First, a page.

Abortions declining greatly across most of US
Changes in laws do not appear to affect trend
NEW YORK — Abortions have declined in states where new laws make it harder to have them — but they’ve also waned in states where abortion rights are protected, an Associated Press survey finds. Nearly everywhere, in red states and blue, abortions are down since 2010.
Explanations vary. Abortion-rights advocates attribute it to expanded access to effective contraceptives and a drop in unintended pregnancies. Some foes of abortion say there has been a shift in societal attitudes, with more choosing to carry their pregnancies to term.
Several of the states that have been most aggressive in passing antiabortion laws — including Indiana, Missouri, Ohio, and Oklahoma — have seen their abortion numbers drop by more than 15 percent since 2010. But more liberal states such as New York, Washington, and Oregon also had declines of that magnitude, even as they maintained unrestricted access to abortion.
Nationwide, the survey showed a decrease in abortions of about 12 percent since 2010.
In New England, Rhode Island and Connecticut have seen the most significant decreases. The number of abortions in Rhode Island between 2010 and 2013 decreased from 4,181 to 3,251. That represents a 22.2 percent drop, the highest in the region. In Connecticut, the number of abortions between 2010 and 2014 decreased from 13,438 to 10,629 — a 20.9 percent drop.
Abortions in Maine between 2010 and 2014 dropped 12.6 percent, while abortions in Vermont and Massachusetts between 2010 and 2013 dropped 8.7 percent and 6.5 percent, respectively. New Hampshire does not compile comprehensive abortion data.
One major factor has been a decline in the teen pregnancy rate, which in 2010 reached its lowest level in decades. There’s been no official update since then, but the teen birth rate has continued to drop, which experts say signals a similar trend for teen pregnancies.
The AP obtained the most recent abortion numbers from the health departments of all 45 states that compile such data on a comprehensive basis. (Other states not compiling such data are California, Maryland, New Jersey, and Wyoming.) With one exception, the data were from either 2013 or 2014 — providing a unique nationwide gauge of abortion trends during a wave of antiabortion laws that gathered strength starting in 2011.
Among the groups most active in promoting the restrictive laws is Americans United for Life. Its president, Charmaine Yoest, suggested that the broad decrease in abortions reflected a change in attitudes among pregnant women.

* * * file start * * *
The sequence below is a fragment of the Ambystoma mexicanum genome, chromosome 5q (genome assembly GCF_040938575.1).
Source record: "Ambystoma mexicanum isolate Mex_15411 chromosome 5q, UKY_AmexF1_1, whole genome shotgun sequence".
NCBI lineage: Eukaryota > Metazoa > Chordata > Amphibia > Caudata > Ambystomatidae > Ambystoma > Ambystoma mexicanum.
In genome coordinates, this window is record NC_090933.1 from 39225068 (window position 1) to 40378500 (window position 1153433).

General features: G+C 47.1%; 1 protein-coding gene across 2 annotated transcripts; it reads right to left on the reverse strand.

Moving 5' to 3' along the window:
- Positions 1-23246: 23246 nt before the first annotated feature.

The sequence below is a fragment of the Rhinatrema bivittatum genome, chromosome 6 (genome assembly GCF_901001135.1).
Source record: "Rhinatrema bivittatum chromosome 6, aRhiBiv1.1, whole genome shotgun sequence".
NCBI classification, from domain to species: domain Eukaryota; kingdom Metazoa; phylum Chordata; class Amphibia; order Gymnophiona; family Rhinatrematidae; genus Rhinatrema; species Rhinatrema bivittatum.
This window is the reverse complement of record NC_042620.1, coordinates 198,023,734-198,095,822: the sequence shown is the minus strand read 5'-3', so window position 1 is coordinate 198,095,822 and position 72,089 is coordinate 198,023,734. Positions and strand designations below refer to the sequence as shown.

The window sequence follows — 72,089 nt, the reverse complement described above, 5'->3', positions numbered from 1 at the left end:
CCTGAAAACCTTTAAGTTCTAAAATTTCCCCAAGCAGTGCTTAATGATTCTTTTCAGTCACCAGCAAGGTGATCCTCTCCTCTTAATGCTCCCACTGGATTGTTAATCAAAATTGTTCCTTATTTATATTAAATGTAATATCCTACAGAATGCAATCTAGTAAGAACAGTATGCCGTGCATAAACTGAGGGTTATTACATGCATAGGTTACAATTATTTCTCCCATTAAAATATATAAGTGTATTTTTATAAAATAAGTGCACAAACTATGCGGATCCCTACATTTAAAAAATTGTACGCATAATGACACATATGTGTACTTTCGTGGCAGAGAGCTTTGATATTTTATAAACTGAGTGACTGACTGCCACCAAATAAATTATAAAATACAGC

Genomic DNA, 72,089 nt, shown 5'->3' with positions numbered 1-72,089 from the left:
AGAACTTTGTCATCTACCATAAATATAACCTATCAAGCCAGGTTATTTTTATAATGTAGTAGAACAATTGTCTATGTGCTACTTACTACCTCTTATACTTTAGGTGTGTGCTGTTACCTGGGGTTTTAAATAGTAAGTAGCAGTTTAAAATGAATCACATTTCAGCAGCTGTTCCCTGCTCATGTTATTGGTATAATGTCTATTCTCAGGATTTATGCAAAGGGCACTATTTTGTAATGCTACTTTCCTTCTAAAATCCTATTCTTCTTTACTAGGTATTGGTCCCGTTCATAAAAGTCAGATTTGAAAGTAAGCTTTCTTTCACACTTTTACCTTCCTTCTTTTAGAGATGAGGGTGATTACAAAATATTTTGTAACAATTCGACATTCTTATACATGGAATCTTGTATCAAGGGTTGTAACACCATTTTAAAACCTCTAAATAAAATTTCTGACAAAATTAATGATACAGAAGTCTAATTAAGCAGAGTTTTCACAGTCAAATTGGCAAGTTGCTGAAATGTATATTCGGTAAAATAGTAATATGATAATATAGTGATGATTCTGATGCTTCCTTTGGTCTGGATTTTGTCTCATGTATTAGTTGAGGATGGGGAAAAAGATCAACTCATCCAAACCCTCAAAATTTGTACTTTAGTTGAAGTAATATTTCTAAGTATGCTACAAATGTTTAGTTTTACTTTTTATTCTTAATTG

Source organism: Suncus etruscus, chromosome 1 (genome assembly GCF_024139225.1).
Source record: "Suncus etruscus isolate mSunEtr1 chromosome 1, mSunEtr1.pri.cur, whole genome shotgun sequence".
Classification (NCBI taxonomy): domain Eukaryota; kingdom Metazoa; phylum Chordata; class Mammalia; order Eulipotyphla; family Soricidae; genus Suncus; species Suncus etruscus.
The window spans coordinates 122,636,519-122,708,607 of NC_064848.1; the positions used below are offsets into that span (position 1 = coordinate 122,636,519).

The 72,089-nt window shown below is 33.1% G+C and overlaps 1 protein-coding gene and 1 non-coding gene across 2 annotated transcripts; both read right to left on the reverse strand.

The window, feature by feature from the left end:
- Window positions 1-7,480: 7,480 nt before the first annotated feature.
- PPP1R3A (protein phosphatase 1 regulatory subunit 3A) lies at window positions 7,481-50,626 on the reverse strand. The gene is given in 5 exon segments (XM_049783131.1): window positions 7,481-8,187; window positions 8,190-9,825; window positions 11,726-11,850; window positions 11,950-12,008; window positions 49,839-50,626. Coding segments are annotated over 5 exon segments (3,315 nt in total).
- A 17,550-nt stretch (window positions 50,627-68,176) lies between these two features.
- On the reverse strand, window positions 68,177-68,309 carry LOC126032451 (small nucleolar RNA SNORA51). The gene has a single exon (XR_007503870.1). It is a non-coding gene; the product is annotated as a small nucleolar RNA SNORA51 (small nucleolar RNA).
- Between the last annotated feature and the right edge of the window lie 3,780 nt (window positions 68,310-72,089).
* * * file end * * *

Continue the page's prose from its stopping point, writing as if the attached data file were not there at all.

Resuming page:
‘‘There’s an entire generation of women who saw a sonogram as their first baby picture,’’ she said. ‘‘There’s an increased awareness of the humanity of the baby before it is born.’’
Yet five of the six states with the biggest declines — Hawaii at 30 percent, New Mexico at 24 percent, Nevada at 22 percent, and Rhode Island and Connecticut — have passed no recent laws to restrict abortion.
Advocates for abortion rights said the figures demonstrate that restrictive laws are not needed to reduce the number of abortions significantly. That can be achieved, they said, by helping more women obtain affordable, effective contraception, including long-lasting options such as IUDs and hormonal implants.
Judy Tabar, chief executive of Planned Parenthood of Southern New England, said accessible, effective birth control and comprehensive sex education programs are the most important factors in reducing the need for abortion.
She said the drop in abortions in Connecticut, Rhode Island, and elsewhere is due in large part to provisions in the federal Affordable Care Act that enable women to access contraception without a co-payment.
‘‘When birth control is affordable, women are more likely to choose the most effective method,’’ she said, citing IUDs and hormonal implants.
Elizabeth Nash, a state-issues expert for the Guttmacher Institute, a research group that supports abortion rights, said a total of 267 abortion restrictions have been enacted in 31 states since 2011. Among them are measures that ban most abortions after 20 weeks of pregnancy, impose hospital-like physical standards on abortion clinics, and require doctors who perform abortions at clinics to have admitting privileges at nearby hospitals.
While some of the laws have been blocked by lawsuits, most have taken effect, contributing to closure of about 70 abortion clinics in a dozen states since 2010. States with the most closures, according to state officials and advocacy groups, include Texas with 27, Michigan and Arizona with about 12, and Ohio with at least four. Two closed in Virginia, including one that was the state’s busiest.
The only states with significant increases in abortions since 2010 are Republican-led Louisiana and Michigan, which have passed laws intended to restrict abortion. Louisiana — where abortions increased 12 percent between 2010 and 2014 — was recently honored by Americans United for Life as the No. 1 state in taking steps to reduce access to abortion.
In Louisiana and in Michigan, where abortions rose by 18.5 percent, increases were due in part to women coming from states where new restrictions and clinic closures have sharply limited abortion access.